Earthquake in Ecuador kills 233, president says

Updated: 2016-04-18 02:07


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Earthquake in Ecuador kills 233, president says

Debris is pictured after an earthquake struck off Ecuador's Pacific coast, at Tarqui neighborhood in Manta April 17, 2016. [Photo/Agencies]

QUITO -- The strongest earthquake to jolt Ecuador in decades has killed 233 people, the country's President Rafael Correa said on Sunday, as rescuers raced to dig out survivors trapped in the rubble.

At least 233 people have been confirmed dead so far, up from an initial count of 77 dead and nearly 600 wounded, Correa wrote on Twitter while flying back from Italy to deal with the 7.8-magnitude temblor which struck off the country's Pacific coast Saturday night.

Vice President Jorge Glas was heading to Portoviejo, the hard-struck city on the Pacific coast, Correa added.

The earthquake struck at 18:58 local time (2358 GMT) with its epicenter at a depth of 10 kilometers located in northwest of Ecuador's coast.

The quake, felt around the Andean nation of 16 million people, cracked highways and collapsed buildings in a swath of western towns, causing panic as far away as in the capital city of Quito when buildings were swayed.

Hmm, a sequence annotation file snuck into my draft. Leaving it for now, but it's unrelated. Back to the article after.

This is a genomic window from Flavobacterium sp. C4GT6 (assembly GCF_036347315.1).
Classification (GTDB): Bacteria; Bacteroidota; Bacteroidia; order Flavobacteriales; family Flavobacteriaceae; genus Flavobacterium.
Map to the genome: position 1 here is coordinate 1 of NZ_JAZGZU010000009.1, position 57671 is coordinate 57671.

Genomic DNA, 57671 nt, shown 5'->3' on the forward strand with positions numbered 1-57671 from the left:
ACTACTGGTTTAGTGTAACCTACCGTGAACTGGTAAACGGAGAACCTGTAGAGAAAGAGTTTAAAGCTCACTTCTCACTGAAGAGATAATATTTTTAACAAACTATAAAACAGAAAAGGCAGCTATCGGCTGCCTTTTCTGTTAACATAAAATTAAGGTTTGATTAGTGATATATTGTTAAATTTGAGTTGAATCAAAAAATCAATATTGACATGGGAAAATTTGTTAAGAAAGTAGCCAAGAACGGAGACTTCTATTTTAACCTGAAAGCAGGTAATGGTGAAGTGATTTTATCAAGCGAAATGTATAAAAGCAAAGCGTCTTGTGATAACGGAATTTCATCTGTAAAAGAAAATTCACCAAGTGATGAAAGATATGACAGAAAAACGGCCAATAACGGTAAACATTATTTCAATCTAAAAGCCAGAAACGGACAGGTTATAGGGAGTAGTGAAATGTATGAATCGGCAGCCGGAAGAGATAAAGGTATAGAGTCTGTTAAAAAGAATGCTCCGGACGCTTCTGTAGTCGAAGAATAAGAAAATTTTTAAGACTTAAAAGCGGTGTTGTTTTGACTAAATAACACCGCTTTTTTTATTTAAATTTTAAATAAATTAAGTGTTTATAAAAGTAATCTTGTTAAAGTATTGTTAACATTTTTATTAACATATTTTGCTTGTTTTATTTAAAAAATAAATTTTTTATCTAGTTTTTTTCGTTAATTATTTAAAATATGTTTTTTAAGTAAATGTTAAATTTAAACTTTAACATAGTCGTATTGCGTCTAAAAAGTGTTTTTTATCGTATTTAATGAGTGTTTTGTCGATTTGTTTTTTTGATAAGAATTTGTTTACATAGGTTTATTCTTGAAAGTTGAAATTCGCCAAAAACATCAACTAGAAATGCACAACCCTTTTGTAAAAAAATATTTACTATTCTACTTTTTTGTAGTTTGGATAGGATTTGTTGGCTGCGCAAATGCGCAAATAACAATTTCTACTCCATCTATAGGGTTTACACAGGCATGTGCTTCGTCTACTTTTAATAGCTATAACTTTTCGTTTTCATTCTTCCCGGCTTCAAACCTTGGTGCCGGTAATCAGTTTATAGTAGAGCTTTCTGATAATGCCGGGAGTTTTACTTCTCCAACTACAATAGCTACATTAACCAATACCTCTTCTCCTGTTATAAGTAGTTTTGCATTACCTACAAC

A state of emergency has been declared in six provinces.

There were deaths in the cities of Manta, Portoviejo and Guayaquil, all of which are located several hundred kilometers from the center of the quake. Pedernales, a tourist spot town of 40,000 near the quake's epicenter, were largely flattened.

The quake was the strongest to hit Ecuador since 1979 and accessing the disaster zone was extremely difficult due to landslides in the hilly country.

Up to now, over 135 aftershocks, some as strong as 5.6 on the Richter scale, have been reported in the wake of Saturday's powerful quake, the country's seismological institute said.

Ecuador's Risk Management agency said 10,000 armed forces have been deployed to help and 3,700 national police and firefighters were heading to the towns of Manabi, Esmeraldas and Guayas. In addition, five shelters have been set up for evacuation.

The Pacific Tsunami Warning Center said the tsunami threat from the quake has now mostly passed.